The Bank of Canada today maintained its target for the overnight rate at the effective lower bound of ¼ percent, with the Bank Rate at ½ percent and the deposit rate at ¼ percent. The Bank is maintaining its extraordinary forward guidance, reinforced and supplemented by its quantitative easing (QE) program. The Bank is recalibrating the QE program to shift purchases towards longer-term bonds, which have more direct influence on the borrowing rates that are most important for households and businesses. At the same time, total purchases will be gradually reduced to at least $4 billion a week. The Governing Council judges that, with these combined adjustments, the QE program is providing at least as much monetary stimulus as before.
The global and Canadian economic outlooks have evolved largely as anticipated in the July Monetary Policy Report (MPR), with rapid expansions as economies reopened giving way to slower growth, despite considerable remaining excess capacity. Looking ahead, rising COVID-19 infections are likely to weigh on the economic outlook in many countries, and growth will continue to rely heavily on policy support.
In the United States, GDP growth rebounded strongly but appears to be slowing considerably. China’s economic output is back to pre-pandemic levels and its recovery continues to broaden. Emerging-market economies have been hit harder, especially those with severe outbreaks. The recovery in Europe is slowing amid mounting lockdowns. Overall, global GDP is projected to contract by about 4 percent in 2020 before growing by just over 4 ½ percent, on average, in 2021–22.
Oil prices remain about 30 percent below pre-pandemic levels. Meanwhile, non-energy commodity prices, on average, have more than fully recovered. Despite continued low oil prices, the Canadian dollar has appreciated since July, largely reflecting a broad-based depreciation of the US dollar.
In Canada, the rebound in employment and GDP was stronger than expected as the economy reopened through the summer. The economy is now transitioning to a more moderate recuperation phase. In the fourth quarter, growth is expected to slow markedly, due in part to rising COVID-19 case numbers. The economic effects of the pandemic are highly uneven across sectors and are particularly affecting low-income workers. Recognizing these challenges, governments have extended and modified business and income support programs.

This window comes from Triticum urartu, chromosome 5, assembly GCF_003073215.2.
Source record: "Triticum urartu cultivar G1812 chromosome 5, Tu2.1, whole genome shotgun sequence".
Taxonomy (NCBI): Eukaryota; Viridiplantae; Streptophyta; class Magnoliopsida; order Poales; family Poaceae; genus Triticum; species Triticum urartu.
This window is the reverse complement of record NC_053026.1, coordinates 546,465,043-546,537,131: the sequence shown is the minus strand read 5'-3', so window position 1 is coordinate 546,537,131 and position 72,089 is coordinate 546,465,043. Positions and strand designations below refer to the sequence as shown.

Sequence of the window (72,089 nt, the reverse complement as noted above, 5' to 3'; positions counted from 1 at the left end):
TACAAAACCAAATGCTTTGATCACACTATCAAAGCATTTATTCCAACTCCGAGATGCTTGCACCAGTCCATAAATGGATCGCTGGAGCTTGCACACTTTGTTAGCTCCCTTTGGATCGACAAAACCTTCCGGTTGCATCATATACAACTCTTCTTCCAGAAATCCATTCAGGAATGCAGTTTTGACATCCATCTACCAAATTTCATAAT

After a decline of about 5 ½ percent in 2020, the Bank expects Canada’s economy to grow by almost 4 percent on average in 2021 and 2022. Growth will likely be choppy as domestic demand is influenced by the evolution of the virus and its impact on consumer and business confidence. Considering the likely long-lasting effects of the pandemic, the Bank has revised down its estimate of Canada’s potential growth over the projection horizon.
CPI inflation was at 0.5 percent in September and is expected to stay below the Bank’s target band of 1 to 3 percent until early 2021, largely due to low energy prices. Measures of core inflation are all below 2 percent, consistent with an economy where demand has fallen by more than supply. Inflation is expected to remain below target throughout the projection horizon.
As the economy recuperates, it will continue to require extraordinary monetary policy support. The Governing Council will hold the policy interest rate at the effective lower bound until economic slack is absorbed so that the 2 percent inflation target is sustainably achieved. In our current projection, this does not happen until into 2023. The Bank is continuing its QE program and recalibrating it as described above. The program will continue until the recovery is well underway. We are committed to providing the monetary policy stimulus needed to support the recovery and achieve the inflation objective.
The next scheduled date for announcing the overnight rate target is December 9, 2020. The next full update of the Bank’s outlook for the economy and inflation, including risks to the projection, will be published in the MPR on January 20, 2021.
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